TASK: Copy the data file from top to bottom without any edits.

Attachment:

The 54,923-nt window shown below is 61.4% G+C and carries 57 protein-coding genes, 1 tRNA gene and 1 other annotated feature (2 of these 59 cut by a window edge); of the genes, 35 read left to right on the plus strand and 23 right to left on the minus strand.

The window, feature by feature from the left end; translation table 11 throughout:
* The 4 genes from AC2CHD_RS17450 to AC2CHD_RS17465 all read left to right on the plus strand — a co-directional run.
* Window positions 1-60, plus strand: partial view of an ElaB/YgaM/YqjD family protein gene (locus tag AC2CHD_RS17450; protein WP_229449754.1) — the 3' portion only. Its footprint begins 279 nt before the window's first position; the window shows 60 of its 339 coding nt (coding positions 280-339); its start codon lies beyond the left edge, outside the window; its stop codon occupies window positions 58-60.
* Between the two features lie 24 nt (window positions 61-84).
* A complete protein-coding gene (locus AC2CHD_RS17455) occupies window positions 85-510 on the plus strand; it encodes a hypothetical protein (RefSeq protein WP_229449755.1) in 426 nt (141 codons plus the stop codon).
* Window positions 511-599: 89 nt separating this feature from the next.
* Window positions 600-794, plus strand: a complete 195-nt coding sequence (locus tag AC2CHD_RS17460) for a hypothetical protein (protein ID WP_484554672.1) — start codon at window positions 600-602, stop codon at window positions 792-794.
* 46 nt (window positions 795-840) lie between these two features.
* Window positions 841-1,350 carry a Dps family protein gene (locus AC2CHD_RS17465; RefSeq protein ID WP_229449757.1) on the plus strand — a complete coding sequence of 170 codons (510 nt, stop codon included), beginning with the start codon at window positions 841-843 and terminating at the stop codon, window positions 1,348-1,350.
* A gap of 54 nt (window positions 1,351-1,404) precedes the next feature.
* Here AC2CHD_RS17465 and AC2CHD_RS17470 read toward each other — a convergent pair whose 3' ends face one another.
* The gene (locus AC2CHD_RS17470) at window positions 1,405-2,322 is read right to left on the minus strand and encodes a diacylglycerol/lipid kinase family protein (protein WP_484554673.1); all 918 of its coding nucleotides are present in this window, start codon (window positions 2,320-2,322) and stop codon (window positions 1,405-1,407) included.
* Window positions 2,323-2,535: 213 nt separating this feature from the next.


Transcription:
The 54,923-nt window shown below is 61.4% G+C and carries 57 protein-coding genes, 1 tRNA gene and 1 other annotated feature (2 of these 59 cut by a window edge); of the genes, 35 read left to right on the plus strand and 23 right to left on the minus strand.

The window, feature by feature from the left end; translation table 11 throughout:
* The 4 genes from AC2CHD_RS17450 to AC2CHD_RS17465 all read left to right on the plus strand — a co-directional run.
* Window positions 1-60, plus strand: partial view of an ElaB/YgaM/YqjD family protein gene (locus tag AC2CHD_RS17450; protein WP_229449754.1) — the 3' portion only. Its footprint begins 279 nt before the window's first position; the window shows 60 of its 339 coding nt (coding positions 280-339); its start codon lies beyond the left edge, outside the window; its stop codon occupies window positions 58-60.
* Between the two features lie 24 nt (window positions 61-84).
* A complete protein-coding gene (locus AC2CHD_RS17455) occupies window positions 85-510 on the plus strand; it encodes a hypothetical protein (RefSeq protein WP_229449755.1) in 426 nt (141 codons plus the stop codon).
* Window positions 511-599: 89 nt separating this feature from the next.
* Window positions 600-794, plus strand: a complete 195-nt coding sequence (locus tag AC2CHD_RS17460) for a hypothetical protein (protein ID WP_484554672.1) — start codon at window positions 600-602, stop codon at window positions 792-794.
* 46 nt (window positions 795-840) lie between these two features.
* Window positions 841-1,350 carry a Dps family protein gene (locus AC2CHD_RS17465; RefSeq protein ID WP_229449757.1) on the plus strand — a complete coding sequence of 170 codons (510 nt, stop codon included), beginning with the start codon at window positions 841-843 and terminating at the stop codon, window positions 1,348-1,350.
* A gap of 54 nt (window positions 1,351-1,404) precedes the next feature.
* Here AC2CHD_RS17465 and AC2CHD_RS17470 read toward each other — a convergent pair whose 3' ends face one another.
* The gene (locus AC2CHD_RS17470) at window positions 1,405-2,322 is read right to left on the minus strand and encodes a diacylglycerol/lipid kinase family protein (protein WP_484554673.1); all 918 of its coding nucleotides are present in this window, start codon (window positions 2,320-2,322) and stop codon (window positions 1,405-1,407) included.
* Window positions 2,323-2,535: 213 nt separating this feature from the next.